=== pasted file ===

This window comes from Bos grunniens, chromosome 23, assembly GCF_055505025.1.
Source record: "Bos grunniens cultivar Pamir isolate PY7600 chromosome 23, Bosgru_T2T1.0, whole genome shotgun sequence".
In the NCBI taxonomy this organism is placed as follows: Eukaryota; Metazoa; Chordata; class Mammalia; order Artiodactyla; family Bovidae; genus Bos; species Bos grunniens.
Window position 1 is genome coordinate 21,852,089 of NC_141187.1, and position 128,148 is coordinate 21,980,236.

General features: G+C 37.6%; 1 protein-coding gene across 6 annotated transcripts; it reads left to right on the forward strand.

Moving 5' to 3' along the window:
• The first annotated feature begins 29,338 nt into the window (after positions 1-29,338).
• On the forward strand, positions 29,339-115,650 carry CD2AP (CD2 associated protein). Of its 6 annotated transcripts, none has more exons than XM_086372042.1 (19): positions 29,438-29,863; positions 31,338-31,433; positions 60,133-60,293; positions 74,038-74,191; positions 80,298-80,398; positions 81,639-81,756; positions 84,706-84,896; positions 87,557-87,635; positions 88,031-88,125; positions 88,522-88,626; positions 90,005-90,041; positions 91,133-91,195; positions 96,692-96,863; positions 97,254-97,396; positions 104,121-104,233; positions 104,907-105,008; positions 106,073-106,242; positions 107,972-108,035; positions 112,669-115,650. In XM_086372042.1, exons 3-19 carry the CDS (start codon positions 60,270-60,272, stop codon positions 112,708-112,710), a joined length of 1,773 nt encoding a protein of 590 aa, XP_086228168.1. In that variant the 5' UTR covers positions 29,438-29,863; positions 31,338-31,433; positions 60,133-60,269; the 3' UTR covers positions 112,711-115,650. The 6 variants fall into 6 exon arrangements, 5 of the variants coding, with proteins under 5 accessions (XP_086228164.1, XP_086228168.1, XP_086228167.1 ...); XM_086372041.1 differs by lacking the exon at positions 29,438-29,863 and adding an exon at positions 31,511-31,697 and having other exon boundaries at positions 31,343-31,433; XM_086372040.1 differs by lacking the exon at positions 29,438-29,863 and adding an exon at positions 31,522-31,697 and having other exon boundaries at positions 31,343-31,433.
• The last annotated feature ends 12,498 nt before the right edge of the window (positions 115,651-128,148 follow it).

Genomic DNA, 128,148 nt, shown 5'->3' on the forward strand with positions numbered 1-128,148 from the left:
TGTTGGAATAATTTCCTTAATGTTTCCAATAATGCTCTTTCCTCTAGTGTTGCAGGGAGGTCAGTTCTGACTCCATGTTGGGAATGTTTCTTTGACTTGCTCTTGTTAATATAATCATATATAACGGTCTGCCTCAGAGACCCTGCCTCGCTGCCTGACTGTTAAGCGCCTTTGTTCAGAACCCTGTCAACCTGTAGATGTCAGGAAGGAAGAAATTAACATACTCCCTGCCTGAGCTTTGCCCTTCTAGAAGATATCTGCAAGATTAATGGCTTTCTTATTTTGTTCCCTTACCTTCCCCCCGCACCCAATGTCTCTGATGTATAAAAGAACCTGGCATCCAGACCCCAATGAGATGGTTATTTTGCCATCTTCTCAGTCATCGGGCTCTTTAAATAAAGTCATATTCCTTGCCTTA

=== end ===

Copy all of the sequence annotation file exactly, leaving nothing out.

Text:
This window comes from Bos grunniens, chromosome 23, assembly GCF_055505025.1.
Source record: "Bos grunniens cultivar Pamir isolate PY7600 chromosome 23, Bosgru_T2T1.0, whole genome shotgun sequence".
In the NCBI taxonomy this organism is placed as follows: Eukaryota; Metazoa; Chordata; class Mammalia; order Artiodactyla; family Bovidae; genus Bos; species Bos grunniens.
Window position 1 is genome coordinate 21,852,089 of NC_141187.1, and position 128,148 is coordinate 21,980,236.

General features: G+C 37.6%; 1 protein-coding gene across 6 annotated transcripts; it reads left to right on the forward strand.

Moving 5' to 3' along the window:
• The first annotated feature begins 29,338 nt into the window (after positions 1-29,338).
• On the forward strand, positions 29,339-115,650 carry CD2AP (CD2 associated protein). Of its 6 annotated transcripts, none has more exons than XM_086372042.1 (19): positions 29,438-29,863; positions 31,338-31,433; positions 60,133-60,293; positions 74,038-74,191; positions 80,298-80,398; positions 81,639-81,756; positions 84,706-84,896; positions 87,557-87,635; positions 88,031-88,125; positions 88,522-88,626; positions 90,005-90,041; positions 91,133-91,195; positions 96,692-96,863; positions 97,254-97,396; positions 104,121-104,233; positions 104,907-105,008; positions 106,073-106,242; positions 107,972-108,035; positions 112,669-115,650. In XM_086372042.1, exons 3-19 carry the CDS (start codon positions 60,270-60,272, stop codon positions 112,708-112,710), a joined length of 1,773 nt encoding a protein of 590 aa, XP_086228168.1. In that variant the 5' UTR covers positions 29,438-29,863; positions 31,338-31,433; positions 60,133-60,269; the 3' UTR covers positions 112,711-115,650. The 6 variants fall into 6 exon arrangements, 5 of the variants coding, with proteins under 5 accessions (XP_086228164.1, XP_086228168.1, XP_086228167.1 ...); XM_086372041.1 differs by lacking the exon at positions 29,438-29,863 and adding an exon at positions 31,511-31,697 and having other exon boundaries at positions 31,343-31,433; XM_086372040.1 differs by lacking the exon at positions 29,438-29,863 and adding an exon at positions 31,522-31,697 and having other exon boundaries at positions 31,343-31,433.
• The last annotated feature ends 12,498 nt before the right edge of the window (positions 115,651-128,148 follow it).

Genomic DNA, 128,148 nt, shown 5'->3' on the forward strand with positions numbered 1-128,148 from the left:
TGTTGGAATAATTTCCTTAATGTTTCCAATAATGCTCTTTCCTCTAGTGTTGCAGGGAGGTCAGTTCTGACTCCATGTTGGGAATGTTTCTTTGACTTGCTCTTGTTAATATAATCATATATAACGGTCTGCCTCAGAGACCCTGCCTCGCTGCCTGACTGTTAAGCGCCTTTGTTCAGAACCCTGTCAACCTGTAGATGTCAGGAAGGAAGAAATTAACATACTCCCTGCCTGAGCTTTGCCCTTCTAGAAGATATCTGCAAGATTAATGGCTTTCTTATTTTGTTCCCTTACCTTCCCCCCGCACCCAATGTCTCTGATGTATAAAAGAACCTGGCATCCAGACCCCAATGAGATGGTTATTTTGCCATCTTCTCAGTCATCGGGCTCTTTAAATAAAGTCATATTCCTTGCCTTA